Making Good Software

A blog by Alberto G (Alberto Gutierrez)

Written by Alberto Gutierrez

July 25th, 2010 at 12:11 pm

Java and tree data structures.

with 18 comments

There isn’t any standard java implementation.

In almost every single project I have been involved, at some stage, I have found necessary to use a tree data structure, but I have found myself rewriting the same code to represent it because Java doesn’t provide with standard interfaces and implementations for Trees.

There are some open source tree data structures, but they are not flexible enough.

It is also surprising that there isn’t any major open source project, at least that I’m aware of, that tries to fill this gap. I have found on the Internet a few attempts to implement trees, but even thought they are correct, I don’t think they are as flexible as they should be.

The usual solution, the composite pattern on the objects itself, is far from ideal.

The most common implementation of trees, is using the composite pattern on the objects itself, meaning that no abstractions are created for classes as Tree, or Node. This approach has two main flaws:

  • Low cohesion: Now each object which is member of the tree needs to also have methods for navigation, insertion or other operations which are completely out of the scope of their own nature.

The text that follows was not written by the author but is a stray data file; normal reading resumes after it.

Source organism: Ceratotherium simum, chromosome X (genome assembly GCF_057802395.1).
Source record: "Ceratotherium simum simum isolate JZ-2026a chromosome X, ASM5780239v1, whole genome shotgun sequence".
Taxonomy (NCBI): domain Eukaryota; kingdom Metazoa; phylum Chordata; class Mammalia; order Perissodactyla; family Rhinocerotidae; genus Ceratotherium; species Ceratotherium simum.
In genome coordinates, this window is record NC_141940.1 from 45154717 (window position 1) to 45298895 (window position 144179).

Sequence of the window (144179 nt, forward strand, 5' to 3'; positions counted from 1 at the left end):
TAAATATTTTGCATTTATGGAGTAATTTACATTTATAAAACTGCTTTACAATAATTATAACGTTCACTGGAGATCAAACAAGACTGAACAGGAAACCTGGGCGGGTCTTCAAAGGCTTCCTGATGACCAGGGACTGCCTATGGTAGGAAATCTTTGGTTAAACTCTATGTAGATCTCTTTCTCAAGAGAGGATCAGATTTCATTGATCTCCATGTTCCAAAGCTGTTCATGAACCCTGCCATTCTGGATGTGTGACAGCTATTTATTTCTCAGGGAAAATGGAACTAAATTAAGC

• High coupling: Each node knows about their parents or about their children, changing one of them usually requires to changes the others as well.

How it should be (IMHO)

In my opinion, these are at least the main characteristics that a flexible Tree library should have.

  1. Ability to branch and sub-branch. Instead hanging nodes directly from other nodes, have the ability to add branches and sub-branches to nodes and hang the child nodes from them.
  2. XPath enabled. So you can call something like Node<Something> node = tree.get (“path/to/node”);
  3. Navigation specified through strategy. Navigator nav = tree.getNavigator (Strategy);
  4. Ability to filter.Navigator nav = tree.getNavigator (Strategy, Filter);
  5. Ability to create sub-trees from nodes. Tree subTree = new Tree (tree.get (“path/to/node”));
  6. Multi-threaded.

Your opinion and collaboration.

The main reason to write this article, is that I’m actually about to start writing this library myself, and I would like to share it with everyone, but before, I would like to hear from you guys. What’s your opinion: Do you think this sort of library would be useful? Would you use it? Do you think there are classes already that I might not know that have this functionality?

I am really looking forward for your comments!

Update

To find more information about the above mentioned Java tree library, including the SVN locations to download the source code check here.